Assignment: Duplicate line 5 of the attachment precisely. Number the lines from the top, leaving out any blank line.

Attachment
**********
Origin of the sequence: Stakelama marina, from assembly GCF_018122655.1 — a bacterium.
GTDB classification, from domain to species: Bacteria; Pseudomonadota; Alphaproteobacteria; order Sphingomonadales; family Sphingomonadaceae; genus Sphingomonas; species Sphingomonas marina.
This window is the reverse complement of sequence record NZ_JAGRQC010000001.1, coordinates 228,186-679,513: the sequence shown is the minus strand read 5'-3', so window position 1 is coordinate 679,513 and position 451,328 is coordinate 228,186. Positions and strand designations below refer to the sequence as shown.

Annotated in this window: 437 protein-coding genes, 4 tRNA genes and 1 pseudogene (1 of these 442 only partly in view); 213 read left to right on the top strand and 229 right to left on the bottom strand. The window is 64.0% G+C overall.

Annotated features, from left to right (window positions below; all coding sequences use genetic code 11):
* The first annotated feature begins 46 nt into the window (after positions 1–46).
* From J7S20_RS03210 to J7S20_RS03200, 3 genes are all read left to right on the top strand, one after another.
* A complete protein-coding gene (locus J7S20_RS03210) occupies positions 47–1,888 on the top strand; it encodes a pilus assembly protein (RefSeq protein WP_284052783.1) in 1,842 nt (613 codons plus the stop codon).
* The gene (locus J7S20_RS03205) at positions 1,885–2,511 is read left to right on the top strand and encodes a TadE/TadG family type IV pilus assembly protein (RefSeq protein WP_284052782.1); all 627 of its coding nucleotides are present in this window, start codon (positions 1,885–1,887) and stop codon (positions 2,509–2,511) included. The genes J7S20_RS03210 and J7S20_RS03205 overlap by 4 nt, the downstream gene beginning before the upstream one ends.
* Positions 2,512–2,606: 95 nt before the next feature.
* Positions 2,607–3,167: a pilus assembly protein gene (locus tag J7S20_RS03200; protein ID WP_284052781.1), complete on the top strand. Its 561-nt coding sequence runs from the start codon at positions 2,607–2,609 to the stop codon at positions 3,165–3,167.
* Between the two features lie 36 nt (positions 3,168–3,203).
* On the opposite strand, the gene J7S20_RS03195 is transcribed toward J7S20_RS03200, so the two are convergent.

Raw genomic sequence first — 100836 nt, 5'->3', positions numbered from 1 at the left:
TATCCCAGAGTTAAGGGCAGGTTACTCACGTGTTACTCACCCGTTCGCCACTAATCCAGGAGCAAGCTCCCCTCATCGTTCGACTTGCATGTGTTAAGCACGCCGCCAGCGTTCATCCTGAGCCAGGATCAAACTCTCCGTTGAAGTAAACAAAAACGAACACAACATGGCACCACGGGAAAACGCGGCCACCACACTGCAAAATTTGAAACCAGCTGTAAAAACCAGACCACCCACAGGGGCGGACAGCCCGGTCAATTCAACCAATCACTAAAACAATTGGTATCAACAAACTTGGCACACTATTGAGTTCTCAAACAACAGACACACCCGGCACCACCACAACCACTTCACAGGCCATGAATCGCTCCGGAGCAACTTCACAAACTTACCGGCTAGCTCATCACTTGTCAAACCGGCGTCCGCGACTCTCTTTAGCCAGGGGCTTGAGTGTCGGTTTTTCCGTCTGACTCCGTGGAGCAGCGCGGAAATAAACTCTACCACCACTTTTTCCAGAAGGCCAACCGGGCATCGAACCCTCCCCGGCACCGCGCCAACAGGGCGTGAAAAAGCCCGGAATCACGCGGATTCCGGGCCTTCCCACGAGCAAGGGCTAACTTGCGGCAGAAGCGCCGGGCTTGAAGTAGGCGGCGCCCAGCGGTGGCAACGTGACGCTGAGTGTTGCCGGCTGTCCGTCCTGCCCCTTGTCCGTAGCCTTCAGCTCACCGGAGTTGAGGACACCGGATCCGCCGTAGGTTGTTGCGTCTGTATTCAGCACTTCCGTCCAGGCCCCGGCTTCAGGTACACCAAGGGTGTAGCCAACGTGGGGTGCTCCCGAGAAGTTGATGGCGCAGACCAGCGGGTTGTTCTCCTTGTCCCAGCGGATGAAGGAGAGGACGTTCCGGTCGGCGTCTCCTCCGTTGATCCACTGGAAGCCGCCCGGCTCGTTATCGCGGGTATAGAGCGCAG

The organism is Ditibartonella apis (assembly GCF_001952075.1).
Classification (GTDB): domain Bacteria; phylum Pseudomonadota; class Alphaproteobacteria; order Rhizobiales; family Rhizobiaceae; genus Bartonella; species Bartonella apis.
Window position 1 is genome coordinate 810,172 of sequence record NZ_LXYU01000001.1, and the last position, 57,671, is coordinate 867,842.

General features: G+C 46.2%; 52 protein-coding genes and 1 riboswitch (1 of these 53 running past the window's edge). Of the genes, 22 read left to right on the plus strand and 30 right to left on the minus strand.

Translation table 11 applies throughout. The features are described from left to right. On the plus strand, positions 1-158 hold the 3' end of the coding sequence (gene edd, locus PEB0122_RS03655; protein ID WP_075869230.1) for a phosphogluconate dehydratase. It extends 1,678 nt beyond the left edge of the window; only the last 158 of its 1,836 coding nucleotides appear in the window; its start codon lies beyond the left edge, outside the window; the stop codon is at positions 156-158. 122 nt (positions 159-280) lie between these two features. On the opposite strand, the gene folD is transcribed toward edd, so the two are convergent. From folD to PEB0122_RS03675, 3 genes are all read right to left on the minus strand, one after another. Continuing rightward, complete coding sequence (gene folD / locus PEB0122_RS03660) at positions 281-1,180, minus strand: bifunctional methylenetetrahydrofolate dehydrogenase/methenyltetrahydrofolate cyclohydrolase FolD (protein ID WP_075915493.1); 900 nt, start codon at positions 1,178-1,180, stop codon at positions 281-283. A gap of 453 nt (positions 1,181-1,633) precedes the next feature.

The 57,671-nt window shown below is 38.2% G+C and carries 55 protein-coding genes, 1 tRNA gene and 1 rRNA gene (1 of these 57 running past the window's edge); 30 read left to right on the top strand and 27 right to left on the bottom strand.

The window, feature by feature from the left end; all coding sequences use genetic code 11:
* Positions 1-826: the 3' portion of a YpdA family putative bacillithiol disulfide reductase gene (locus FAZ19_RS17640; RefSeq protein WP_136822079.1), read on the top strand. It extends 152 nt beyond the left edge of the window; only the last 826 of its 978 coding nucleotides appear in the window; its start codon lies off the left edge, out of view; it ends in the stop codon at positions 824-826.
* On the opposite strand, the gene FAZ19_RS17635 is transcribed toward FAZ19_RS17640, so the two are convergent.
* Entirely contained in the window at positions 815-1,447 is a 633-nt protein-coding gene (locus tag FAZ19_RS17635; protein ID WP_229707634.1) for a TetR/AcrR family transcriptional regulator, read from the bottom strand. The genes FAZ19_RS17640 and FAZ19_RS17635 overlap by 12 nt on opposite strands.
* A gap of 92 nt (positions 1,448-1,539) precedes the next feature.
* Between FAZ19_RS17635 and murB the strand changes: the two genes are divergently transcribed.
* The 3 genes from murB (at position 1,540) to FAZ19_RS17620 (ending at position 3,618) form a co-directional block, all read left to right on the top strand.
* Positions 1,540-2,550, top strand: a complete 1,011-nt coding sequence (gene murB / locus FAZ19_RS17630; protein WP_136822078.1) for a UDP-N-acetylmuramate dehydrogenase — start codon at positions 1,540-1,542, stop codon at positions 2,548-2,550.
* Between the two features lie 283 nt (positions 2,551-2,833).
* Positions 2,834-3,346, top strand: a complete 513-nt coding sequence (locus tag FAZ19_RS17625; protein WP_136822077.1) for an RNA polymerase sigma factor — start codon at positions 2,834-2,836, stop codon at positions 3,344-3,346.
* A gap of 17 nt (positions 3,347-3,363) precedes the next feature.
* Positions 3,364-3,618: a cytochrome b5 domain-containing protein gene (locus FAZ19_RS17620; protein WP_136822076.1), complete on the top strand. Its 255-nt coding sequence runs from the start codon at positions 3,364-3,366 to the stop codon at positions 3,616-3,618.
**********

Annotated features, from left to right (window positions below; all coding sequences use genetic code 11):